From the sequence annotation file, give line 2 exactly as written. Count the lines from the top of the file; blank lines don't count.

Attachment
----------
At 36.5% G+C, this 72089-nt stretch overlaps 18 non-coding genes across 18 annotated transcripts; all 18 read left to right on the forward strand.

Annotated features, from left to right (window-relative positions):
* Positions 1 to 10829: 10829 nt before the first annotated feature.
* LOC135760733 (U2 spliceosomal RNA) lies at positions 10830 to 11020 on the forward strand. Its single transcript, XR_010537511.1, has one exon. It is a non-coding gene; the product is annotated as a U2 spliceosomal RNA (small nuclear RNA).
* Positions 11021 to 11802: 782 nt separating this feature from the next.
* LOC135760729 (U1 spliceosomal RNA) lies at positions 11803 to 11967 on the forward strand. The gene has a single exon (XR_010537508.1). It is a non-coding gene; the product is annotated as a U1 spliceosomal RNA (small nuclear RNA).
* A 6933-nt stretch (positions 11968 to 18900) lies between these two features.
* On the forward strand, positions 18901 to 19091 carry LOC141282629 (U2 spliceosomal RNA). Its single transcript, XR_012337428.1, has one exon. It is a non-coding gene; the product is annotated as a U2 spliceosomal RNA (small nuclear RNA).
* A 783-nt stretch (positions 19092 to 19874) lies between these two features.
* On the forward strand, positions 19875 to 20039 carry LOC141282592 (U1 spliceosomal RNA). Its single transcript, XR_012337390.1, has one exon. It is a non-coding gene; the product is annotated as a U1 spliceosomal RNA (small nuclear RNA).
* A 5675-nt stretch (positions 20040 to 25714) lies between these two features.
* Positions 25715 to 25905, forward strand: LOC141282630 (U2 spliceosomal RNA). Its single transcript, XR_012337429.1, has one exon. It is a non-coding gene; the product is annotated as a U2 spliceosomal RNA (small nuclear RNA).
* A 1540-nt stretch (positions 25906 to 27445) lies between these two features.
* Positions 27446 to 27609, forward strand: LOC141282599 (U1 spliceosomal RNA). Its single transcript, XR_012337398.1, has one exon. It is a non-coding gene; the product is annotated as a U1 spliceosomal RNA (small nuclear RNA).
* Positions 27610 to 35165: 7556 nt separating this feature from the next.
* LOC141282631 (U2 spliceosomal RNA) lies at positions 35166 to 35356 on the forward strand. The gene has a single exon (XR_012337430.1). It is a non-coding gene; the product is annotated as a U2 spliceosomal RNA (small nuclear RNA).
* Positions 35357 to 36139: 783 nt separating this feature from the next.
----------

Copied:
Annotated features, from left to right (window-relative positions):